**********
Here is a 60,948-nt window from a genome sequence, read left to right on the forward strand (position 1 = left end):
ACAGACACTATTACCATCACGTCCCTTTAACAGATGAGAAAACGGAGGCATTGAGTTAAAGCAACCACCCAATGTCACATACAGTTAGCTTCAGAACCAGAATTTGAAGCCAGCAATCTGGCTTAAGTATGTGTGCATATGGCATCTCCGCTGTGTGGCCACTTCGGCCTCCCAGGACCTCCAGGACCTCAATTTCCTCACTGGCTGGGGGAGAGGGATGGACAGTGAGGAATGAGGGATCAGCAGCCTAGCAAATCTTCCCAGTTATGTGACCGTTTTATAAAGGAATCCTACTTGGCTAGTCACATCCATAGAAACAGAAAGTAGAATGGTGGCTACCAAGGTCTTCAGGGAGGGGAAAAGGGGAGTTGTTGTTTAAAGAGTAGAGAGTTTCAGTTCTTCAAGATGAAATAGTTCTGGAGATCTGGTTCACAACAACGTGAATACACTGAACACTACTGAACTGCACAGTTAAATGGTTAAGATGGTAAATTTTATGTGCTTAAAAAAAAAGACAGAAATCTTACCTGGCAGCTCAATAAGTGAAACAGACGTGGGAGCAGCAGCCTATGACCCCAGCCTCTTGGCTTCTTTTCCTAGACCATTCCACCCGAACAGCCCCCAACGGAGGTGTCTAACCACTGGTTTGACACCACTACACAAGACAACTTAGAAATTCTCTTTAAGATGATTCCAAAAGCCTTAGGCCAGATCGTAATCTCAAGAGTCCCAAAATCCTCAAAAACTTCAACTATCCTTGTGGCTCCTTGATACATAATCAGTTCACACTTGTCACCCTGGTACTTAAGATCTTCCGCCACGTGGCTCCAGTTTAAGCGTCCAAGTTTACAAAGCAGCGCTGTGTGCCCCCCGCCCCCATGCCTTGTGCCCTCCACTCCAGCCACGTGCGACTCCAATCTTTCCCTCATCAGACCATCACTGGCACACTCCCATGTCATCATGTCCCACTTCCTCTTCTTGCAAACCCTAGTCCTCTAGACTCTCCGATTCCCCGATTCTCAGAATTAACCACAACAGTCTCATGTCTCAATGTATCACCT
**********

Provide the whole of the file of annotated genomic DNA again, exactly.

Here is a 60,948-nt window from a genome sequence, read left to right on the forward strand (position 1 = left end):
ACAGACACTATTACCATCACGTCCCTTTAACAGATGAGAAAACGGAGGCATTGAGTTAAAGCAACCACCCAATGTCACATACAGTTAGCTTCAGAACCAGAATTTGAAGCCAGCAATCTGGCTTAAGTATGTGTGCATATGGCATCTCCGCTGTGTGGCCACTTCGGCCTCCCAGGACCTCCAGGACCTCAATTTCCTCACTGGCTGGGGGAGAGGGATGGACAGTGAGGAATGAGGGATCAGCAGCCTAGCAAATCTTCCCAGTTATGTGACCGTTTTATAAAGGAATCCTACTTGGCTAGTCACATCCATAGAAACAGAAAGTAGAATGGTGGCTACCAAGGTCTTCAGGGAGGGGAAAAGGGGAGTTGTTGTTTAAAGAGTAGAGAGTTTCAGTTCTTCAAGATGAAATAGTTCTGGAGATCTGGTTCACAACAACGTGAATACACTGAACACTACTGAACTGCACAGTTAAATGGTTAAGATGGTAAATTTTATGTGCTTAAAAAAAAAGACAGAAATCTTACCTGGCAGCTCAATAAGTGAAACAGACGTGGGAGCAGCAGCCTATGACCCCAGCCTCTTGGCTTCTTTTCCTAGACCATTCCACCCGAACAGCCCCCAACGGAGGTGTCTAACCACTGGTTTGACACCACTACACAAGACAACTTAGAAATTCTCTTTAAGATGATTCCAAAAGCCTTAGGCCAGATCGTAATCTCAAGAGTCCCAAAATCCTCAAAAACTTCAACTATCCTTGTGGCTCCTTGATACATAATCAGTTCACACTTGTCACCCTGGTACTTAAGATCTTCCGCCACGTGGCTCCAGTTTAAGCGTCCAAGTTTACAAAGCAGCGCTGTGTGCCCCCCGCCCCCATGCCTTGTGCCCTCCACTCCAGCCACGTGCGACTCCAATCTTTCCCTCATCAGACCATCACTGGCACACTCCCATGTCATCATGTCCCACTTCCTCTTCTTGCAAACCCTAGTCCTCTAGACTCTCCGATTCCCCGATTCTCAGAATTAACCACAACAGTCTCATGTCTCAATGTATCACCT